Youth was served.
And served. Then served even harder.
In a blink it was over Tuesday, with Venus Williams making short work of Latvia's Jelena Ostapenko in a Wimbledon women's quarterfinal, 6-3, 7-5.
On a drizzly day when play was suspended because of weather, Williams rained down aces — eight, compared with one by Ostapenko — and saw 53% of her serves go unreturned.
"Been working on that serve," said Williams, 37, who has won Wimbledon five times and made her debut in the storied tournament the same month 20-year-old Ostapenko was born. "It's working out for me just in time, just for these later rounds. I'd like to think that I can continue to rely on that as the matches continue."
Williams will play Britain's Johanna Konta in a semifinal match. Konta rallied from a set down to defeat Simona Halep of Romania. The first two sets were determined by tiebreaker, with Konta coming back from a 6-7 (2) opener to claim the match, 7-6 (5), 6-4.
"What Venus and her sister have given our sport is absolutely tremendous," said Konta, who has played Williams before but never on a grass surface. "I feel very inspired and humbled to be sharing the court with her."
Earlier in the day, Novak Djokovic defeated Adrian Mannarino of France, 6-2, 7-6 (5), 6-4, in a fourth-round match that was originally scheduled for Monday night but was postponed because the nearly five-hour marathon between Gilles Muller and Rafael Nadal ran so long.
The Serbian Djokovic, seeded second, will play 11th-seeded Tomas Berdych in a quarterfinal Wednesday. They have a long history, but a lopsided one, with Djokovic holding a 25-2 match advantage.
In the third set, Djokovic asked for a medical timeout so a trainer could examine and stretch his right shoulder. He winced in pain during the examination.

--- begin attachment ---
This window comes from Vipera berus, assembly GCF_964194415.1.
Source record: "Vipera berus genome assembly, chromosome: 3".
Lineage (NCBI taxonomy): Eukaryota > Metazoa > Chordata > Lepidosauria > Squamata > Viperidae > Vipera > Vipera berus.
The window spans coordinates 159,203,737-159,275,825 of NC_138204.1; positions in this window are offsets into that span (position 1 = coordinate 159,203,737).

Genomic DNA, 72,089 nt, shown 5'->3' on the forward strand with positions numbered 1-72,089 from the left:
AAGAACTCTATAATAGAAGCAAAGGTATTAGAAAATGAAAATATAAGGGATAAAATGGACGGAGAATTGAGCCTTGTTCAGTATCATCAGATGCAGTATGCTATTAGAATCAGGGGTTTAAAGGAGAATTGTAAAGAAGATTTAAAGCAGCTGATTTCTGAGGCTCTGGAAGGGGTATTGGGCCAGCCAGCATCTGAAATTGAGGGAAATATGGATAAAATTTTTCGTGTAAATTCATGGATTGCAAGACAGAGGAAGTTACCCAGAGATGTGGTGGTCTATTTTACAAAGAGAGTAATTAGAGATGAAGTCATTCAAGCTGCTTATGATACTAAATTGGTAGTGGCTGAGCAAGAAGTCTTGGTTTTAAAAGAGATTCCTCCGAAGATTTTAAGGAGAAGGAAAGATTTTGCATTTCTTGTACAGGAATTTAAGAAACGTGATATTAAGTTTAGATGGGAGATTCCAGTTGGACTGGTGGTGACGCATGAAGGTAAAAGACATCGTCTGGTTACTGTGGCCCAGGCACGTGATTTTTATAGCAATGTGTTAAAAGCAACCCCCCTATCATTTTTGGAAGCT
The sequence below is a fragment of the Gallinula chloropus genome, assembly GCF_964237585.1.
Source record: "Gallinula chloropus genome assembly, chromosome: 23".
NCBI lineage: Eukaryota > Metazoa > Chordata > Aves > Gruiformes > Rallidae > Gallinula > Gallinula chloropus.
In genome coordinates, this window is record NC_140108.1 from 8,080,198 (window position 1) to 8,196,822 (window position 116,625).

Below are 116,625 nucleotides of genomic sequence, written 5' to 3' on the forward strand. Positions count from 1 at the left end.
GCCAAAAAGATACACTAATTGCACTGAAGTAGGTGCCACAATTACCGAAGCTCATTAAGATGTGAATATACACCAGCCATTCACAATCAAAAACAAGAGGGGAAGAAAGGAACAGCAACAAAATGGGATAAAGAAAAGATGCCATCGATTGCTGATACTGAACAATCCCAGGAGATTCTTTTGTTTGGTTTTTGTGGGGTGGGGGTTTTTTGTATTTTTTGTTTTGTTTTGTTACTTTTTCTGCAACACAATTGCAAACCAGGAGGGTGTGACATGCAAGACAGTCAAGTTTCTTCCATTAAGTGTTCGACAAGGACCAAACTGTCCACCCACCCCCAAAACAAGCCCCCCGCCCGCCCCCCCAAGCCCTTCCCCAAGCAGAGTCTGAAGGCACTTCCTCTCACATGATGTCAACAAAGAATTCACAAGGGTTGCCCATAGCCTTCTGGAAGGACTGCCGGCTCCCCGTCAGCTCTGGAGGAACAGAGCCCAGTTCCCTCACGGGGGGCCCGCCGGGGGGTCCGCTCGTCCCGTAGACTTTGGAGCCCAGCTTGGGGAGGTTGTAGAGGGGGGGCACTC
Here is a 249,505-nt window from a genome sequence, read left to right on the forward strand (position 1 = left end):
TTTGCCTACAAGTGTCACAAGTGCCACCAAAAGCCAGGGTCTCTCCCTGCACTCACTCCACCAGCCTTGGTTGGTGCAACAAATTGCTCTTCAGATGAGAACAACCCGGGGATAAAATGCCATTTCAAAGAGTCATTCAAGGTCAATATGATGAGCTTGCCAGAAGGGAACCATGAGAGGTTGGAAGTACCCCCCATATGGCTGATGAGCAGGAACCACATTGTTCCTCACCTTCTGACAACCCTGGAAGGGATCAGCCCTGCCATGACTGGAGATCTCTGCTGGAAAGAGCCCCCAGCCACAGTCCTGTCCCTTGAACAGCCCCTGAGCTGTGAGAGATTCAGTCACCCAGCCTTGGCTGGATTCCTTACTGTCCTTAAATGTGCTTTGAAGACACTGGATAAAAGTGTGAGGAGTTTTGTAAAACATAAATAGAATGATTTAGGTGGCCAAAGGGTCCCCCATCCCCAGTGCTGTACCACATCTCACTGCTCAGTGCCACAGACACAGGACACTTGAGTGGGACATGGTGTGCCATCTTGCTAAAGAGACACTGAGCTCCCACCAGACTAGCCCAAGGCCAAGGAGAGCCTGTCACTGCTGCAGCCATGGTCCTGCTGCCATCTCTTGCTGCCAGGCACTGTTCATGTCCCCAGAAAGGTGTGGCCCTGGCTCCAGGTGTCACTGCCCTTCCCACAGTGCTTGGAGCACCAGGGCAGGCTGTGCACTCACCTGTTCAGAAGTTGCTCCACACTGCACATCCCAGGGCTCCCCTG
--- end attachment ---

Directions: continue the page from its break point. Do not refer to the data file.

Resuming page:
"It's been something that I've been dragging back and forth for a while now," Djokovic said. "But I'm still managing to play, which is the most important thing."
After the match, he expressed frustration that tournament organizers didn't move his Monday match to Centre Court, where it could have been played under the lights. (The other courts aren't lighted.) That way, he could have gotten more time to rest for his quarterfinal, as opposed to playing on consecutive days.
"I just think it was a wrong decision not to play us last night, because we could have played," he said. "I think the last match on the Centre Court was done before 7. Having in mind that Centre Court has the roof and lights, we could have played until 11.
"We went to the referee's office before 8. There were security reasons. That was the only excuse, that basically there were explanations that we were getting. I just didn't see any logic in not playing us on the Centre Court."
Regardless, Djokovic hasn't lost a set. At a similarly comfortable cruising altitude is Williams, who has lost one set in five rounds. She matched what she did here last year by advancing to the semifinals.
"I feel quite capable, to be honest, and powerful," said Williams, whose sister, Serena, is not defending her 2016 Wimbledon title because she's on a pregnancy hiatus. "So whatever age that is, as long as I feel like that, then I know that I can contend for titles every time."
Williams is making her 20th appearance at Wimbledon, the most among active players, and she was the oldest woman in the field. Her 256-66 record in Grand Slam matches is second only to Serena's (316-43) among active players, and places her fifth on the Open era list behind her sister, Martina Navratilova, Chris Evert and Steffi Graf.
"I was watching her first matches … and I think every match she was playing better and better," Ostapenko said of Williams.
On Thursday, Spain's Garbine Muguruza is scheduled to play Magdelena Rybanikova, the first Slovak woman to appear in a Wimbledon semifinal. Muguruza advanced with a victory over Svetlana Kuznetsova of Russia; Rybanikova defeated American Coco Vandeweghe, 6-3, 6-3, in a match that started outdoors but was moved to Centre Court because of the wet weather.